Christmas lunch is ultimately a sum of all its parts. While turkey often takes centre stage, there is no hero, although it's the side dishes which make Christmas lunch, well, Christmassy. Brussels with bacon and lashings of salty butter, for example, a quintessential bread sauce, dark, meaty gravy, a cranberry compote spiked with citrus and a chestnutty stuffing or two.
If you're looking for some great side-dishes to go with your Christmas feast, try the following suggestions.
Brussels sprouts with pangritata (fried crumbs)
Whiz the bread in a food processor until you have fine crumbs.
Place sprouts in a pan of boiling water and cook for about 8-10 minutes, or until just tender. Smaller ones may be quicker. While they are cooking, melt butter in frying pan and add torn up parma ham. Let it crisp a little and then add breadcrumbs, finely diced onion and thyme or sage leaves. Add clementine and lemon zest and fry til the breadcrumbs are golden. Drain sprouts and tip into a serving dish. Scatter over pangritata and serve.
Cranberry and clemetine compote
Zest the clementines, then halve and juice them. Combine ingredients in a saucepan and place over a medium heat for 15-20 minutes until the cranberries start to burst. Serve either hot or cold.
A classic bread sauce as served at London's Roast Restaurant
Use the clove to secure bay leaf to the onion. Place it in milk on a gentle heat and add peppercorns. Bring slowly up to just under a boil, remove from heat and allow to infuse. You could easily do this on Christmas eve and leave it overnight, but an hour or two will do at a pinch.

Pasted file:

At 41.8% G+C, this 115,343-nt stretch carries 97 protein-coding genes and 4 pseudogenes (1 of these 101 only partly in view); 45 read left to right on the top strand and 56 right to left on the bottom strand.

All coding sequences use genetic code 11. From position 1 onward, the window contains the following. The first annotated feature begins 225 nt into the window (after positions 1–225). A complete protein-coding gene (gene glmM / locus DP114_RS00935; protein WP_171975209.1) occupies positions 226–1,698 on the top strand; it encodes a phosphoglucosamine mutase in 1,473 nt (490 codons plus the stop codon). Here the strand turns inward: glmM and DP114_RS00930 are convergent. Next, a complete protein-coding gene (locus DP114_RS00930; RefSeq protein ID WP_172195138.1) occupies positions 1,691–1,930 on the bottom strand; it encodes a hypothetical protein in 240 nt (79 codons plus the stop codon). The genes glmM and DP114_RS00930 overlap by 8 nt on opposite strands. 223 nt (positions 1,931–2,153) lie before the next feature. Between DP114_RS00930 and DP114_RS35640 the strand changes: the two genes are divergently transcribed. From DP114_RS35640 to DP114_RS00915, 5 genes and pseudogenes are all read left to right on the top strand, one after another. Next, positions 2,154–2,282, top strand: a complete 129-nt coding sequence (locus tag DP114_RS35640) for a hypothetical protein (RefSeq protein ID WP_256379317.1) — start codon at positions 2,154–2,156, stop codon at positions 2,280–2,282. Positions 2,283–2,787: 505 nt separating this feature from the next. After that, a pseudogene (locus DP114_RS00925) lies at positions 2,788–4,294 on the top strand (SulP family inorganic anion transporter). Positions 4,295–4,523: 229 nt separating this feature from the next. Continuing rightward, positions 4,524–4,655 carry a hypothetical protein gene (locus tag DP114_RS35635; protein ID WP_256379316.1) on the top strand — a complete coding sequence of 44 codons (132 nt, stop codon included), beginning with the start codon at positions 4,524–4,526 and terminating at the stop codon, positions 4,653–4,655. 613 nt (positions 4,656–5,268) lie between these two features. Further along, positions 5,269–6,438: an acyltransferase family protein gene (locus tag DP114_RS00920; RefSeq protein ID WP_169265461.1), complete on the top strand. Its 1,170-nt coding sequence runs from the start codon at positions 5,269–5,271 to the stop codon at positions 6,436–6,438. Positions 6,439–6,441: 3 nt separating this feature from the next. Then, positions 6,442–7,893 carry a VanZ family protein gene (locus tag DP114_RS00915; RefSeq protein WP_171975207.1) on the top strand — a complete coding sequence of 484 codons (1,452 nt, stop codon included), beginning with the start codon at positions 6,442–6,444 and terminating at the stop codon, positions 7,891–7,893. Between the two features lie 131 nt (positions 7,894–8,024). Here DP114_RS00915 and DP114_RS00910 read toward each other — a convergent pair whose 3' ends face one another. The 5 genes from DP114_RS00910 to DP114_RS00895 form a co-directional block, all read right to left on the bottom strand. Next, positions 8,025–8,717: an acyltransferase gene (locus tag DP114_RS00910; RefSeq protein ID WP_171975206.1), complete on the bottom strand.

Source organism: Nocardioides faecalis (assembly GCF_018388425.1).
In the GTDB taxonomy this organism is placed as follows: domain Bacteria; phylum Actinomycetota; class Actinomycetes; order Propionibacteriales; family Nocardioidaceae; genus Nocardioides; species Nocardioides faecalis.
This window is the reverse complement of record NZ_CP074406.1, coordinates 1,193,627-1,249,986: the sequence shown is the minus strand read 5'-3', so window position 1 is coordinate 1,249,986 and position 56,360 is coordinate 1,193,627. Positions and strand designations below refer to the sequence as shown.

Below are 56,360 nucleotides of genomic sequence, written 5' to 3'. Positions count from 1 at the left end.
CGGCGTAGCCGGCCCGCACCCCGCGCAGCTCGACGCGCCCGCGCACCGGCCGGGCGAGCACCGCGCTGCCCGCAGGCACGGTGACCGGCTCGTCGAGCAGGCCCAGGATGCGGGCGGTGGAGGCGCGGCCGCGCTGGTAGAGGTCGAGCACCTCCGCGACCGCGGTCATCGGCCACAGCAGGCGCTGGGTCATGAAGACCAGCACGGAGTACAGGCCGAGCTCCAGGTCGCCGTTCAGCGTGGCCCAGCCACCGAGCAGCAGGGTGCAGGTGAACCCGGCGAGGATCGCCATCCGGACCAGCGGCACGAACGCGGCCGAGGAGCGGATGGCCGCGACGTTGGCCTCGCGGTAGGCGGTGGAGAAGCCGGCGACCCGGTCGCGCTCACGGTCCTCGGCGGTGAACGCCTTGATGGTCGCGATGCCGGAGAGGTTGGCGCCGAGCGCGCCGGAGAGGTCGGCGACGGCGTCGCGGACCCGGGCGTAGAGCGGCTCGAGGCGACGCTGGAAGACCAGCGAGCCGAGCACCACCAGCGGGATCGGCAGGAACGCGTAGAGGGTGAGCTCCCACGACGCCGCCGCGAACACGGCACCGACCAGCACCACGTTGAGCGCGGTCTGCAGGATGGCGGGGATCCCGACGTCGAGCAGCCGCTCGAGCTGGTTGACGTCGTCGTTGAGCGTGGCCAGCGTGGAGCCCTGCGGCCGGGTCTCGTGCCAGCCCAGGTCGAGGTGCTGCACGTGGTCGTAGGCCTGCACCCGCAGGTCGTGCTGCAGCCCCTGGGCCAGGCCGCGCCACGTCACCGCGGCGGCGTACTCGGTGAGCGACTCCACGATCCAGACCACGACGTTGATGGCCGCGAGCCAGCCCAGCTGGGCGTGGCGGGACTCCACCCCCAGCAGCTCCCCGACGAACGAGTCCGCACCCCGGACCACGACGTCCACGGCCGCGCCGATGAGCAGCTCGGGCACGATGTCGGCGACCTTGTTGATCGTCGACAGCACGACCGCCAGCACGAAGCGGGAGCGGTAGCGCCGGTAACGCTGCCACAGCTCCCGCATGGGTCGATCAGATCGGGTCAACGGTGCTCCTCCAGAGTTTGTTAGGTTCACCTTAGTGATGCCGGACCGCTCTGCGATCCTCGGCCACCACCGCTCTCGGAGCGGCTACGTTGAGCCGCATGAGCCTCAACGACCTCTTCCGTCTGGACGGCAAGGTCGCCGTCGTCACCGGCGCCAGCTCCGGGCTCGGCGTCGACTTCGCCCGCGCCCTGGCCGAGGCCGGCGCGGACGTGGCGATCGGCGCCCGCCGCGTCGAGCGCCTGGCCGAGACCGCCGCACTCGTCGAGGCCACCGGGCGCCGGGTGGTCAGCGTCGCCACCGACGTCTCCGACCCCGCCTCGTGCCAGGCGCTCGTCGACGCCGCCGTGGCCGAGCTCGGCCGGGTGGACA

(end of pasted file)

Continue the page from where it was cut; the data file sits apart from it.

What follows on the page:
Sieve milk and return to pan along with the breadcrumbs. Place on a low heat and stir, adding salt and pepper, nutmeg and butter to enrich sauce. Taste after a few minutes, season again if necessary and serve.
Making gravy is not an exact science. Before roasting your bird place some onion, carrot and celery under it and if you have the neck of the turkey throw this in too. When the roast is done, remove it from tray and drain off most of the fat, leaving a tablespoon or so with the vegetables.
Put the pan on the hob over a medium heat and add the flour, scraping at the pan with a wooden spoon to incorporate all the tasty bits. Once the flour has browned, add the wine, scraping at the pan again. Add the jelly or jam, stirring to dissolve. Do this with a decent version as a cheap one just won't melt.
Pour in some of the vegetable water and bring to a boil. The amount will depend on how much gravy you need, but a pint or so will probably be fine. Let it bubble a little and thicken slightly to the desired consistency, then pour through a sieve and serve.
Hot tip: roast your stuffing in a separate dish that you can place straight on the table
Roughly chop pistachios, cherries and parsley. Clean any brown membrane from the liver. Finely dice onion and liver. Mix all ingredients until thoroughly combined and then bake in a shallow dish, about one-inch deep, for around 40 minutes.